“White people keep asking people of color, 'How do we combat this?' We don't need to have the answers,” she explains. “White editors, white decision makers, white people need to have the answers about how to be more inclusive.”
When speaking about the literary community specifically, Gay reveals it can be elitist. She says she's often the only person of color at a literary event.
“People can figure it out for themselves. But, also, they should start caring. It's about noticing, and then do something about it,” Gay says.
On her Twitter account, Gay often talks about her experiences. Over 100 thousand followers wait eagerly as she live tweets award shows, commentates on TV programs or just thinks out loud.
“I don't know why I do it,” she says with a laugh. “Sometimes I'm just sharing my thoughts. Except the Oscars, I deliberately set out to live tweet. But, the TV is always on.”
Since the release of “Bad Feminist," Gay's career has skyrocketed. She was even asked to give a coveted TED talk at the TEDWomen event in 2015, which highlighted speeches from women who have excelled in their chosen careers.
“Giving a TED talk is terrifying, at least for me, because I'm afraid of public speaking,” she explained of her 11-minute long speech. “They're very well organized, work for months leading up, and I am not that type of person. I'm a write-it-the-night-before type of person.”
What takes up most of Gay's time these days is her upcoming book “Hunger,” set to be released in June. As I speak to Gay, she's still writing the book and says it's leaving her feeling very exposed.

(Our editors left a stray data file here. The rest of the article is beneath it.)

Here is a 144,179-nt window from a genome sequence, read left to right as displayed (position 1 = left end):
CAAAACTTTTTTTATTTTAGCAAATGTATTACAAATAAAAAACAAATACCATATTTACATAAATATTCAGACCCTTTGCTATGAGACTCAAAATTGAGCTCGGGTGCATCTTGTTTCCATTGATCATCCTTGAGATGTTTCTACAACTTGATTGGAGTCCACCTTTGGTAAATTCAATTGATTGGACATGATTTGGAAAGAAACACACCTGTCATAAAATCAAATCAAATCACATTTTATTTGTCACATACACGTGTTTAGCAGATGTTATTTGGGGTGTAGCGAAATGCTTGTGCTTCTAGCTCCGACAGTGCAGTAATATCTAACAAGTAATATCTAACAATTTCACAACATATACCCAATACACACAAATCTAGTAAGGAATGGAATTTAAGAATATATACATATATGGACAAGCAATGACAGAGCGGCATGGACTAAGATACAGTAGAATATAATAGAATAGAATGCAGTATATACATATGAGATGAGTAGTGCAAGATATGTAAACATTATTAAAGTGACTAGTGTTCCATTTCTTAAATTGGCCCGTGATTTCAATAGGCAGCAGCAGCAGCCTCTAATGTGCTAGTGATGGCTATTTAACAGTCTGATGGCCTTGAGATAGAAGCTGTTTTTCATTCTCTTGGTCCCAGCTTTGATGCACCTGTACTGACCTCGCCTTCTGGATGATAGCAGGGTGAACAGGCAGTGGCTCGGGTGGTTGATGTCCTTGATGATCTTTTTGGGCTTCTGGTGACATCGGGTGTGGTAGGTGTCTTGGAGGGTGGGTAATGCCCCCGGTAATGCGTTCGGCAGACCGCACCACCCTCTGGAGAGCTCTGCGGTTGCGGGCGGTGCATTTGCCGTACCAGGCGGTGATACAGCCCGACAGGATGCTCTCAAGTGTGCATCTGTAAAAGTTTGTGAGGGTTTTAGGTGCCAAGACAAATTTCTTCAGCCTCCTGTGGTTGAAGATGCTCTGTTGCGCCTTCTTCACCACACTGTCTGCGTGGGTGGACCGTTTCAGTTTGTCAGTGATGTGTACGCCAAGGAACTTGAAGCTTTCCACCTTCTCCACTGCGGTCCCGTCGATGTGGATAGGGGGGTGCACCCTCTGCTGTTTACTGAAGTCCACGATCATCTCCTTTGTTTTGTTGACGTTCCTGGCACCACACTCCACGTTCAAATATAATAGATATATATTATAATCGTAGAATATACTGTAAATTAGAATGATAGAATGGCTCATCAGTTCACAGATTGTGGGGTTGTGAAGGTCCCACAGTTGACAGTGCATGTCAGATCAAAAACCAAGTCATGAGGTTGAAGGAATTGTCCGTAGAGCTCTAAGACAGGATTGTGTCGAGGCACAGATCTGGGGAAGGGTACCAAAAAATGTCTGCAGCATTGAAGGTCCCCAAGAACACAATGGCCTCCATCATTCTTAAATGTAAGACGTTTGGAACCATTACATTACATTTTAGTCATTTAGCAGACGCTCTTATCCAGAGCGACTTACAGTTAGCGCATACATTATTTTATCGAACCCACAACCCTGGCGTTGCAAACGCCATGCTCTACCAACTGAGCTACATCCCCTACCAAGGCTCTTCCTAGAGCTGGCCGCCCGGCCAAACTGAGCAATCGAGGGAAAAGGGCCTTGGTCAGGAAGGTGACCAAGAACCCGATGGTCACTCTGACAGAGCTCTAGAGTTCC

As Gay describes it, “Hunger” is a memoir of her body, trauma and weight. She wants to document what it's like to live in a world that tries to discipline unruly bodies.
“Normally, you read books about weight loss and triumph and a woman standing on the cover of the book in half her fat pants. This is not that book,” she says. “It feels challenging and exhausting, but also necessary.”
When I read Gay's writing, I'm always overwhelmed by how honest she is about what she believes in. For young women, in particular, it's difficult to put the tough words on the page for fear of being victim-blamed or cyberbullied.
Gay says she tries to write like no one is going to read it. When her pieces do come out, she surrounds herself with a core group of people she can confide in when the negative comments inevitably pour in.
“Writing as a woman, you're faced with some really difficult choices. Often times the only thing women are allowed to be experts on is themselves,” she explains. “We're expected to write deeply personal essays, but then aren't equally expected to write a political essay or something historical and deeply researched.”
Still, Gay encourages women to never give up on writing if it's their true passion. When people make negative comments about how journalism is dead or the lack of stability in a writing career, just let it roll off your shoulders.
“You have to be really, really relentless and ambitious. You shouldn't hide it,” she says. “There's no shame in being ambitious and wanting a fierce career.”